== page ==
Righto, so you’ve followed part one – soaked your shawl and rolled it in a towel – now what? Blocking. That’s what.
Pinning out a shawl is a slow business. I often take between 30 minutes and an hour to pin out a shawl.
1. Find a space to lay out your shawl and grab your tools. Then stretch your shawl firmly but gently along the whole top edge (especially the centre) to stretch it out as much as possible.
I like to block my shawls on the floor so I can spread them right out, crawl around and view them easily from above. There are lots of things you could use to spread your shawl out on. I use a large wool blanket and pin through that into the carpet. If you have wooden floors you’ll probably want to invest in some foam pads. You can buy blocking mats although some people make do with yoga mats and kids foam puzzles.
I have recently started using blocking wires and I absolutely love them. I was a bit daunted until I tried them and realised how simple they were to use and how much easier it made things. At the very least I recommend T pins. They’re strong and long and perfect for holding your shawl in place while it dries. You can use them on their own or together with wires.
My blocking wires are made by Lazadas. I’ve got a set of long blocking wires (which came with some pins).
2. If you’re using blocking wires – thread your wire through the stitches along the bottom of your shawl or the picot points if it has some. It takes a while but it’s worth it.
3. If your shawl is wide or your wires are short, use extra wires and overlap them where they meet for a few stitches. I tend to use two long wires for my shawls.
4. Lay your shawl out in roughly in the shape you’re aiming for. You’ll see that I’ve blocked crescent shawls in my photos. Notice that the top edge curves upwards. It may look like your shawl has a lump in the middle when you’re knitting it but that lump can be flattened right out and curve upwards on itself. This will make the wingspan of your shawl wider and your shawl easier to wear.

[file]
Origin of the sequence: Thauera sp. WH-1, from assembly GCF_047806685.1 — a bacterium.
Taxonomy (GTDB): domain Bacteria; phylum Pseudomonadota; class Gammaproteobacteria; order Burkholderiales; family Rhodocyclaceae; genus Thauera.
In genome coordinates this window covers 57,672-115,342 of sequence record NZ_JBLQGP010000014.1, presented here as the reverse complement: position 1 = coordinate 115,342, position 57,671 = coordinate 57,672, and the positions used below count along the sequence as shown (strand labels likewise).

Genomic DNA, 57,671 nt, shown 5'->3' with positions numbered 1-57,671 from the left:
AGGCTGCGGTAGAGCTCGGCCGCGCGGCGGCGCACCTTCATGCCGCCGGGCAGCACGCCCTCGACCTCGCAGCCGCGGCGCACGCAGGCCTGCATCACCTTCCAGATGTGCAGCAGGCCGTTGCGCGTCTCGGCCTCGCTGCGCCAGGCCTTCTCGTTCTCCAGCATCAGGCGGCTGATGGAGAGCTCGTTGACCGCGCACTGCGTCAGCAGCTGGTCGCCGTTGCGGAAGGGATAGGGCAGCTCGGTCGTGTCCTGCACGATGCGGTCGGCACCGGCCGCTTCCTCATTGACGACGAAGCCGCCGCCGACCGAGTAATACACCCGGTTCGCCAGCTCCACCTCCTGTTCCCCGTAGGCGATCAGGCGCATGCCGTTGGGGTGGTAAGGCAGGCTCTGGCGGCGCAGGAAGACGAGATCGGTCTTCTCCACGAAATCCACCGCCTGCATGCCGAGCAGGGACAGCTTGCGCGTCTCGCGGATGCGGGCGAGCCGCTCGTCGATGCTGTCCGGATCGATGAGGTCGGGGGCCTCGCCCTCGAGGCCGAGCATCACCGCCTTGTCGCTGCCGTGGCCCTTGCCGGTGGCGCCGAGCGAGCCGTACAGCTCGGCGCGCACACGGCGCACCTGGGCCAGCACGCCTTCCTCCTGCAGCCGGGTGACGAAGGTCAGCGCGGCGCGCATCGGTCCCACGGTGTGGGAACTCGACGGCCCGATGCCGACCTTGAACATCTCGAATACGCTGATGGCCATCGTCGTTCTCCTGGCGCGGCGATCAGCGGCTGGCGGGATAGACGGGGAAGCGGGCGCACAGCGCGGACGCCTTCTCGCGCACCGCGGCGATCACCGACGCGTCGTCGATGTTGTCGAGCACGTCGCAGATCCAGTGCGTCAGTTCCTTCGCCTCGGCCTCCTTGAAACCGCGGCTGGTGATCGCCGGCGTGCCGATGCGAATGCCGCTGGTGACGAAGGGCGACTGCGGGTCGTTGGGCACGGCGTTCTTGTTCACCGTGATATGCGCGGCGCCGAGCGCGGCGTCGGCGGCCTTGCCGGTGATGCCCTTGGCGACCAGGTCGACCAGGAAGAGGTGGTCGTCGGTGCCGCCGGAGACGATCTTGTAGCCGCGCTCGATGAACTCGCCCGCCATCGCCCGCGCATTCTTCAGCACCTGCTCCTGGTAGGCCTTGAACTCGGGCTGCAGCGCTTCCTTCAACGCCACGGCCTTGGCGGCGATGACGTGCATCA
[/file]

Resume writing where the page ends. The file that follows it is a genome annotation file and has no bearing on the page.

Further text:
If you’re blocking a triangular shawl the top edge will (mostly) lie flat. But, sometimes triangular shawls will also curl up at the ends too (like my Southern Shawl) – it all depends on the way it’s been increased along the edges of your knitting. Lots of edge increases correlate to more steeply curved ends. Play around with your shawl and see how it wants to spread out.
5. I usually start pinning at one corner, pulling the lace open. As you pull the border downwards and work your way around the shawl your top edge will tighten. You can keep gently but firmly stretching that top edge as you pin to get more length into your shawl. I usually end up re-pinning lots of times as I get the shape of the shawl just right.
6. Sometimes I pin the top edge temporarily while I’m stretching and pinning the border out but I take those top edge pins out once I get going because the top edge will lie well without pins. It helps to get the corners pinned and then go back and readjust along the border.
7. Crescent shawls want to scoop inwards and around at the ends into a horseshoe shape. Some (like my Antipodes Shawl) scoop around almost full circle. Play around and see what curve your shawl wants to adopt. I spend a lot of time fiddling with my pins as I go, pinning and repining to get the lace open and the shawl curved.
8. You might like to experiment with how you block the border edge. Sometimes the pattern wants to fall into little points.
9. Blocking wires make it easier to create curved edges on your shawls and they also make blocking picot points a breeze.
10. I try to get my shawls symmetrical if they’re designed that way but it can be super tricky to get them exactly right.
Ensure you’re signed up to the Truly Myrtle Minimag to stay in touch and get discounts on new pattern releases.
We’d love to see you in the Truly Myrtle Hangout on Facebook!